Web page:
thinking, of accomplishment. What I am, I am because I am one of you,
your humble brother and your friend. Behold," cries Enemy, "the man I am,
the man I have become, the thing I have accomplished--and reflect. Will
you destroy this thing? I assure you that it is the most precious thing
you have. It is yourselves, the projection of each of you, the triumph of
your individual lives, the thing that is rooted in your blood, and native
to your stock, and inherent in the traditions of America. It is the thing
that all of you may hope to be," says Enemy, "for"--humbly--"am I not
just one of you? Am I not just your brother and your son? Am I not the
living image of what each of you may hope to be, would wish to be, would
desire for his own son? Would you destroy this glorious incarnation of
your own heroic self? If you do, then," says Enemy, "you destroy
yourselves--you kill the thing that is most gloriously American, and in
so killing, kill yourselves."

He lies! And now we know he lies! He is not gloriously, or in any other
way, ourselves. He is not our friend, our son, our brother. And he is not
American! For, although he has a thousand familiar and convenient faces,
his own true face is old as Hell.

Look about you and see what he has done.

Friday, April 15, 2011

Dorothy Day and a good book on children's literature

I'm reading a good book on children's literature called American Children's Literature and the Construction of Childhood by Gail Schmunk Murray (1998).

What interests me about children's literature is the lifelong impact it has on readers: In other words, that it's formative. It colors how we view the world. As Murray argues, it's also conservative. Such literature is written by adults who have typically wanted to inculcate children with whatever they consider the prevailing "good" morality of their time period, be it Christian sentiment in the 19th century or acceptance of minorities in the late 20th and early 21st centuries. I would add too, that because it is imagined by adults who, inevitably, transmit the values of their own era--essentially the era before the birth of the child reader--children who internalize these values are carrying forward and conserving older values. If they express these values as adults, they are expressing the values of their grandparents' generation, though, of course, influenced by the experiences and values of their own lives.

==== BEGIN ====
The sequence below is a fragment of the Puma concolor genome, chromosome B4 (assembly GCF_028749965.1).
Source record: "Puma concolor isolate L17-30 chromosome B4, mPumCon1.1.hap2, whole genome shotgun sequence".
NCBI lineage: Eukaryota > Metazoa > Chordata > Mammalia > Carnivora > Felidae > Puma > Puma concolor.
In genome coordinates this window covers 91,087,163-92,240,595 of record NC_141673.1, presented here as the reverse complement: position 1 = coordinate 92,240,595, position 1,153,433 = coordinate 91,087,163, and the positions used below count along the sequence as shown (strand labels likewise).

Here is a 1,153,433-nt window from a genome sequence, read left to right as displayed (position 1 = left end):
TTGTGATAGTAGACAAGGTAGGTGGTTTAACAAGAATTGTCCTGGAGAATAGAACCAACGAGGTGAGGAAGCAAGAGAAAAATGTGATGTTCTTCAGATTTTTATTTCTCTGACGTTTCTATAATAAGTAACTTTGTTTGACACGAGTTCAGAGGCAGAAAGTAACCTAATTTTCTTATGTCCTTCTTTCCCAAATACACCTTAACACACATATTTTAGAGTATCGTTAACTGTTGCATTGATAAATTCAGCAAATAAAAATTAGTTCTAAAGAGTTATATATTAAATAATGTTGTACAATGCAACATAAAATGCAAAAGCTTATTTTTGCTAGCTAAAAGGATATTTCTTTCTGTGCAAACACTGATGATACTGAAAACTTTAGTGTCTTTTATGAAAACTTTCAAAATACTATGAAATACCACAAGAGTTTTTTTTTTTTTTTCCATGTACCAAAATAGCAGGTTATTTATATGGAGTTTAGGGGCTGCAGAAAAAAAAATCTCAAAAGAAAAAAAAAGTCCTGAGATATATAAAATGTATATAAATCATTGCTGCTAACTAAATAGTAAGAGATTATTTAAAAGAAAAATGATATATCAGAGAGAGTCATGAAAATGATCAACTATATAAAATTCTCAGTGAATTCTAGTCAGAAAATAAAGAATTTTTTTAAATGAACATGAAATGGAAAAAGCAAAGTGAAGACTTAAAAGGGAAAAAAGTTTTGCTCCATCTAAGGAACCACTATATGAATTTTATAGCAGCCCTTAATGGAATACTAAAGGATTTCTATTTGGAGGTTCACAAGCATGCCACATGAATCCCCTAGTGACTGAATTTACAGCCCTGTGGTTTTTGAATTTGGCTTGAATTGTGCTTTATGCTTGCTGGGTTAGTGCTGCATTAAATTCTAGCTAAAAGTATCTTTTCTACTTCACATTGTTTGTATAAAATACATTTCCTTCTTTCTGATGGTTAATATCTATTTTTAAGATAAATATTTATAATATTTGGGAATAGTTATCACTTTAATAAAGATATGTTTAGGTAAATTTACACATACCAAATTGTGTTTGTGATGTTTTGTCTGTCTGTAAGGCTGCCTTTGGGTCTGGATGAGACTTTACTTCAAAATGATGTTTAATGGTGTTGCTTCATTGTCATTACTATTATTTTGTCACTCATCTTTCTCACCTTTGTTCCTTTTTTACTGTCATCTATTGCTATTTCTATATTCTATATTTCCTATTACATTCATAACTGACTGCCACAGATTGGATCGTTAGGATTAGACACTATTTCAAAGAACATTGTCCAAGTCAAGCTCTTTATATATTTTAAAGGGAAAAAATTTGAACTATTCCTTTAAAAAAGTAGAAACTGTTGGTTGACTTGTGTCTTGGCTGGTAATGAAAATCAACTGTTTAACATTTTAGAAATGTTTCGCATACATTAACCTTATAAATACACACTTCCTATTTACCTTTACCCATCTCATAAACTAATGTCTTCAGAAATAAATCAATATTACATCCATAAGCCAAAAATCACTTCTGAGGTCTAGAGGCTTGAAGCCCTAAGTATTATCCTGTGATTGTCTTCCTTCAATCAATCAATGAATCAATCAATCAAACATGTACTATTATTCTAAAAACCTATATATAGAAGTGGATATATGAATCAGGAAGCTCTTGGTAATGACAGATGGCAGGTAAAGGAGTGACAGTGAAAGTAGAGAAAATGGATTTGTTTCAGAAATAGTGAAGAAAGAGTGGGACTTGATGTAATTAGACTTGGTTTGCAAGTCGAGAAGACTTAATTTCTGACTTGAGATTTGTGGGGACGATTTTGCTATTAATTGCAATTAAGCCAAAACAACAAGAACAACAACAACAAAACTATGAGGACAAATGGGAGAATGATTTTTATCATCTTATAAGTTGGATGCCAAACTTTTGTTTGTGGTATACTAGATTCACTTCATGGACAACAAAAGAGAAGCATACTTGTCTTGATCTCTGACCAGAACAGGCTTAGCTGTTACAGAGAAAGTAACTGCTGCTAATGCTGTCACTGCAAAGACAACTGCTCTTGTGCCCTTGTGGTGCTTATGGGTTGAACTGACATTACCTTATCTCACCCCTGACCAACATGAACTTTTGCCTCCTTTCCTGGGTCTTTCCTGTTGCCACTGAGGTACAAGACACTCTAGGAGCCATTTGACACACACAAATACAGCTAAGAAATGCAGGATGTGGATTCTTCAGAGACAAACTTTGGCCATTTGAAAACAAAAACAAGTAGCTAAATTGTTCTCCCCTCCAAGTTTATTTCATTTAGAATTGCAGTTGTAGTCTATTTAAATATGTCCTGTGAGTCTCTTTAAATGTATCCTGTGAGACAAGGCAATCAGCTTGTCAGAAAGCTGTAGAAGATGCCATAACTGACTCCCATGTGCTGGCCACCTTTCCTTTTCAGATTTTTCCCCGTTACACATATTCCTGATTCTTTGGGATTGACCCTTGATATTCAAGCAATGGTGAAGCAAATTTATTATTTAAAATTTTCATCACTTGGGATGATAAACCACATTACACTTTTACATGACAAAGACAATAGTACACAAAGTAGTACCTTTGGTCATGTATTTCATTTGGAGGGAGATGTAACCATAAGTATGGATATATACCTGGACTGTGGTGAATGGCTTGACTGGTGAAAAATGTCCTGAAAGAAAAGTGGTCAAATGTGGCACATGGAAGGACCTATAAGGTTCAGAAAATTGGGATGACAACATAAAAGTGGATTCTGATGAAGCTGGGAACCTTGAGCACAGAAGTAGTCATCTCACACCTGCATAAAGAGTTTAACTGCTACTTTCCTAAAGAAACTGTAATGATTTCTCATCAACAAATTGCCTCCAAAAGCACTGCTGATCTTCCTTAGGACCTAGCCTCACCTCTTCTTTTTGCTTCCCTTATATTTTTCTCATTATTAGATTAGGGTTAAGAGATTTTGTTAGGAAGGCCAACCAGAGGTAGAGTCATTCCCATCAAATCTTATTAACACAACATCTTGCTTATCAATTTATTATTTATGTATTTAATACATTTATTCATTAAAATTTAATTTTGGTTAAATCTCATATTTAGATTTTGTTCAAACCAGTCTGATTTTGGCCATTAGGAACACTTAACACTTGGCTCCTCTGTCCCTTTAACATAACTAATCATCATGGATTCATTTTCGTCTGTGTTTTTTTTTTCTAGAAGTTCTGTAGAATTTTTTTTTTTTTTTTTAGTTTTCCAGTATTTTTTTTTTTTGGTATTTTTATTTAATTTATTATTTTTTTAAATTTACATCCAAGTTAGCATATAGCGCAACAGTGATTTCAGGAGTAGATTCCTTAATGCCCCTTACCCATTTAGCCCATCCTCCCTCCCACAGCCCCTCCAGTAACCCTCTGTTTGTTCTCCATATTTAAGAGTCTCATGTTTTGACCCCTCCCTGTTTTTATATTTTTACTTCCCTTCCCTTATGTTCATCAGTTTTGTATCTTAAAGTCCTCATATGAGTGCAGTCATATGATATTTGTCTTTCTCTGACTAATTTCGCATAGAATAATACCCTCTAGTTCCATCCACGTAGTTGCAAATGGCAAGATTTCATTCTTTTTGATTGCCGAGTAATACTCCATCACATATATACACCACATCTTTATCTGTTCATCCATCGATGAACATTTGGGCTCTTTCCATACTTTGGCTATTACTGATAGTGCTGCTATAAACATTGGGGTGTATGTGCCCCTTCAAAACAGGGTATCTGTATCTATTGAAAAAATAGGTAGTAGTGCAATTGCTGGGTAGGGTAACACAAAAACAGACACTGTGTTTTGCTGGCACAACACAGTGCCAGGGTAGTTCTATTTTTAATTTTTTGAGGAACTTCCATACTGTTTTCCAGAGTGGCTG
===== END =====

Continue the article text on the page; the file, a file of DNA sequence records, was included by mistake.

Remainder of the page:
Dorothy Day, a founder of the Catholic Worker movement in the 1930s, was much influenced by the 19th century novels she read as a child. Two that impressed her were Wide, Wide World and Queechy by Susan Warner, both huge best sellers before the Civil War and an influence on a generation of literature to come. In these novels, which are sentimental by today's standards, young orphan girls survive in a cruel world through faith in God, patience, innocence, kindness, forgiveness and self sacrifice. Although these novels were written from an evangelical Christian perspective, Day was able to carry their values into the Catholic Worker movement. Along with other books, they gave her an inspiration and a touchstone. The Catholic Worker hospitality houses required huge amounts of patience, kindness and self sacrifice. They also ignited the popular imagination: the CW hospitality house movement spread quickly.

Books like Queechy and Wide, Wide World remind me of Shirley Temple films of the 1930s, often featuring Temple as a brave, innocent and virtuous orphan girl who makes her way in a cruel world. It interests me that such Victorian motifs carried into the 1930s, a time of great suffering, and that they manifested in both films and the Catholic Worker movement. One could argue that the compassion imagined in the 19th century is in many ways realized in the 20th century, especially during the New Deal of the 1930s, as many of the people who grew up reading 19th- century children's literature came of age. And it's surely possible that children's book like the Little House series, which, as Murray points out, promoted self help and implicitly critiqued government programs, have influenced the politics of our era in an individualist direction.

Questions that arise for me include: What values did I imbibe and have I carried forward as a child reading children's literature in the 1960s and early 70s? What values are today's young adults carrying forward? What impact have they had and will they have on how our society is structured?